As true loue is content with his enioy,
And asketh no witnesse nor no record,
And as faintloue is euermore most coy,
To boast and brag his troth at euery {w}ord:
Euen so the {w}ise {w}ithouten other meede:
Contents him {w}ith the guilt of his good deede

¶3.19.171 And in this resembling the learning of
an euill man to the seedes sowen in barren ground.

As the good seedes sowen in fruitfull soyle,
Bring foorth foyson when barren doeth them spoile:
So doeth it fare when much good learning hits,
Vpon shrewde willes and ill disposed wits

¶3.19.172 And in these likening the wise man to an

A sage man said, many of those that come
To Athens schoole for {w}isdome, ere they went
They first seem'd wise, then louers of wisdome,
Then Orators, then idiots, which is meant
That in wisdome all such as profite most,
Are least surlie, and little apt to boast

¶3.19.173 Againe, for a louer, whose credit vpon
some report had bene shake, he prayeth better opinion by

After ill crop the soyle must eft be sowen,
And fro shipwracke we sayle to seas againe,
Then God forbid whose fault hath once bene knowen,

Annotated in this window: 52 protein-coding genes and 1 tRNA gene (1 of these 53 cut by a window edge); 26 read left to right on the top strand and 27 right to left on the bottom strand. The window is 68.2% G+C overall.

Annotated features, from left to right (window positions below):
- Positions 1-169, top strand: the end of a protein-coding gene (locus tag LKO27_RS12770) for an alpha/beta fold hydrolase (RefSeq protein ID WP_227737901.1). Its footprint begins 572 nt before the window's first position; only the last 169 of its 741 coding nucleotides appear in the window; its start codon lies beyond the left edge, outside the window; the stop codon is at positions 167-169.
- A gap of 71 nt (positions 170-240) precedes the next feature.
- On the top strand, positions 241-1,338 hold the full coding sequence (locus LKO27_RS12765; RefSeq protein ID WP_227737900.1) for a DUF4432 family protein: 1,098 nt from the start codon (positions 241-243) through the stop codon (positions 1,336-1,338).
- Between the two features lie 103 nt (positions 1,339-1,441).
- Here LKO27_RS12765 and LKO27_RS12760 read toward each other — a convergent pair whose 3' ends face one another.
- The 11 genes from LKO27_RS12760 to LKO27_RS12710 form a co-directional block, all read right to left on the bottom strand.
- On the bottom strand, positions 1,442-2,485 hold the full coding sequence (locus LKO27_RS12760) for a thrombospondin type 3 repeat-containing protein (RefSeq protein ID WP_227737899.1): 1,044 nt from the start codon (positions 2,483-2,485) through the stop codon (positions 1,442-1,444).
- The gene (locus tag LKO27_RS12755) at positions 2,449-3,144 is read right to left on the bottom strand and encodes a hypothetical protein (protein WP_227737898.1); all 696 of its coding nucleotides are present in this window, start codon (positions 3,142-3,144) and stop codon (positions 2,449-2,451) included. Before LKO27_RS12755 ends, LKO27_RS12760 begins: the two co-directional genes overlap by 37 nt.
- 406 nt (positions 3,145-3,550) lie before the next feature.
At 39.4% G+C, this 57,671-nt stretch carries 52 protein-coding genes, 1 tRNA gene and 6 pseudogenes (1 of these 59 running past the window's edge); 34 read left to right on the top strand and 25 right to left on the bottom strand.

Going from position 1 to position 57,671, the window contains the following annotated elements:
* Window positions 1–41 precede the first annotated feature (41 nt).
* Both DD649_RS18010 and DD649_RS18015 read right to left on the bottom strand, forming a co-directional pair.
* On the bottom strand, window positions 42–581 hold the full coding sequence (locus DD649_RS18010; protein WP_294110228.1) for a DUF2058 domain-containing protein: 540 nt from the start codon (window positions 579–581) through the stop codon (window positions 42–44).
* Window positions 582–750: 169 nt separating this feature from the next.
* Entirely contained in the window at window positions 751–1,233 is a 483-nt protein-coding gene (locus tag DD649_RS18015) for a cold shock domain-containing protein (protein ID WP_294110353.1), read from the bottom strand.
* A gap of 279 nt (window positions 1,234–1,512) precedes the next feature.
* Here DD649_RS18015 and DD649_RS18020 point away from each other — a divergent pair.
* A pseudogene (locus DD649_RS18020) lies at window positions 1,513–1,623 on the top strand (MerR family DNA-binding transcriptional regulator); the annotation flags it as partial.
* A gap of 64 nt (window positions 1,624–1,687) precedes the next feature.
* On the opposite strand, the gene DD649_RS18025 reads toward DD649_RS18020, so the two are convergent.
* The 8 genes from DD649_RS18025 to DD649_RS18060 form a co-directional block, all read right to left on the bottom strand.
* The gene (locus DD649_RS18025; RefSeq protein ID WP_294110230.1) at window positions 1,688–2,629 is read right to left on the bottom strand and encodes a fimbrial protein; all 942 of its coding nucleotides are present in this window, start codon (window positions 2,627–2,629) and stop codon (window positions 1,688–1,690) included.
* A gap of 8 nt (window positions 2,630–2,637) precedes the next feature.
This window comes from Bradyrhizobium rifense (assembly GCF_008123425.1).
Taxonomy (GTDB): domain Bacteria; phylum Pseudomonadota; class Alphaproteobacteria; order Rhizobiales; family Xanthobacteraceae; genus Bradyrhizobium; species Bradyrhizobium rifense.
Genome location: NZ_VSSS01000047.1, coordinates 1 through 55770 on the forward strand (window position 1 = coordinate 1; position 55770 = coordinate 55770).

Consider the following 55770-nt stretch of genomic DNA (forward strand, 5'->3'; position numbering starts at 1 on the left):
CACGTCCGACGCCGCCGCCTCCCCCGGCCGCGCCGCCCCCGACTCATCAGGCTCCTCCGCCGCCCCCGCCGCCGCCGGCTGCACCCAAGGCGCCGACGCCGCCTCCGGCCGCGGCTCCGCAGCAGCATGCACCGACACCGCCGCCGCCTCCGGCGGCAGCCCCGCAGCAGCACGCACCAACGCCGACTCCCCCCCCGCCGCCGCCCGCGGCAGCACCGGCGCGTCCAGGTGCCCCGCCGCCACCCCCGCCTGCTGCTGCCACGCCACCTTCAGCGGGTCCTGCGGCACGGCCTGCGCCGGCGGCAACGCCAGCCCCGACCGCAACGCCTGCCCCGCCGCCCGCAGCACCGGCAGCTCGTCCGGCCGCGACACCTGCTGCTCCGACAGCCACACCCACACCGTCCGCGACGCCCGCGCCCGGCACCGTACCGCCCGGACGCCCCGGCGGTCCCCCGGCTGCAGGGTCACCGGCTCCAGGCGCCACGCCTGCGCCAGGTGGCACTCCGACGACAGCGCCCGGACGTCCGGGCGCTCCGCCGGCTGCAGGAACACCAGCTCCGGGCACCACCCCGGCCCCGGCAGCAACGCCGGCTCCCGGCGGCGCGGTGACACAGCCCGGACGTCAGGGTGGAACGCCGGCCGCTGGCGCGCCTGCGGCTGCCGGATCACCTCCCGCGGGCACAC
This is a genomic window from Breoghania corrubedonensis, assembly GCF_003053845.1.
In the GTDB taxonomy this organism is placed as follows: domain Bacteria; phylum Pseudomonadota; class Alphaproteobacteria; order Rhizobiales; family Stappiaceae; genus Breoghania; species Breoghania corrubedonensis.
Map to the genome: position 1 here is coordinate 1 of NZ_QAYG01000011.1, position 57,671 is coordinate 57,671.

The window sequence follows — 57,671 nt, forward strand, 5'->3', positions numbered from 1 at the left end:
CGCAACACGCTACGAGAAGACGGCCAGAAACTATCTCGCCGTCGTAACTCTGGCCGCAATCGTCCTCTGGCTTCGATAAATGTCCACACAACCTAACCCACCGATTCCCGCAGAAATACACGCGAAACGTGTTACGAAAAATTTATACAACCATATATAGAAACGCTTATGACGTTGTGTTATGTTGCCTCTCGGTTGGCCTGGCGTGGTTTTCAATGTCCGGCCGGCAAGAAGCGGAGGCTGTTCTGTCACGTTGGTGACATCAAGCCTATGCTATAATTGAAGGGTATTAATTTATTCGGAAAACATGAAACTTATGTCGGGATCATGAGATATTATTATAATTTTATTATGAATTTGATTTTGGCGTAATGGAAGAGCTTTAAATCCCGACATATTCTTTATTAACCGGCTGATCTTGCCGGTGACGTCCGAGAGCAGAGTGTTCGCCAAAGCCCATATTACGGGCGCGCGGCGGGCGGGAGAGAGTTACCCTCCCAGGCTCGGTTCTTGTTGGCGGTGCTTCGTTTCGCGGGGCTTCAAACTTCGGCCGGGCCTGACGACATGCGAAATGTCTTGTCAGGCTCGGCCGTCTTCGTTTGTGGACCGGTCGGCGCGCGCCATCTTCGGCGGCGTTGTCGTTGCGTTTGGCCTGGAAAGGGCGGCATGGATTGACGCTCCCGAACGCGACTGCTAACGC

Should for euer a spotted wight remaine

¶3.19.174 And in this working by resemblance in a
kinde of dissimilitude betweene a father and a master.

It fares not by fathers as by masters it doeth fare,
For a foolish father may get a wise sonne,
But of a foolish master it haps very rare
Is bread a wise seruant where euer he wonne

¶3.19.175 And in these, likening the wise man to
the Giant, the fool to the Dwarfe.

See the Giant deepe in a dale, the dwarfe vpon an

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Yet will the one be but a dwarfe, th'other a giant
So will the wise be great and high, euen in the lowest
The focle when he is most aloft, will seeme but low and

¶3.19.176 But when we liken an humane person to
another in countenaunce, stature, speach or other qualitie,
it is not called bare resemblance, but resemblaunce by
imagerie or pourtrait, alluding to the painters terme, who
yeldeth to th'eye a visible representati|on| of the thing he
describes and painteth in his table. So we commending her
Maiestie for wisedome bewtie and magnanimitie likened her to
the Serpent, the Lion and the Angell, because by common
vsurpation, nothing is wiser then the Serpent, more
couragious then the Lion, more bewtifull then the Angell.
These are our verses in the end of the seuenth

by imagerie.

Nature that seldome {w}orkes amisse,
In {w}omans brest by passing art:
Hath lodged safe the Lyons hart,
And feately fixt {w}ith all good grace,
To Serpents head an Angels face

¶3.19.177 And this maner of resemblaunce is not
onely performed by likening of liuely creatures one to
another, but also of any other naturall thing, bearing a
proportion of similitude, as to liken yealow to gold, white
to siluer, red to the rose, soft to silke, hard to the stone
and such like. Sir Philip Sidney in the
description of his mistresse excellently well handled this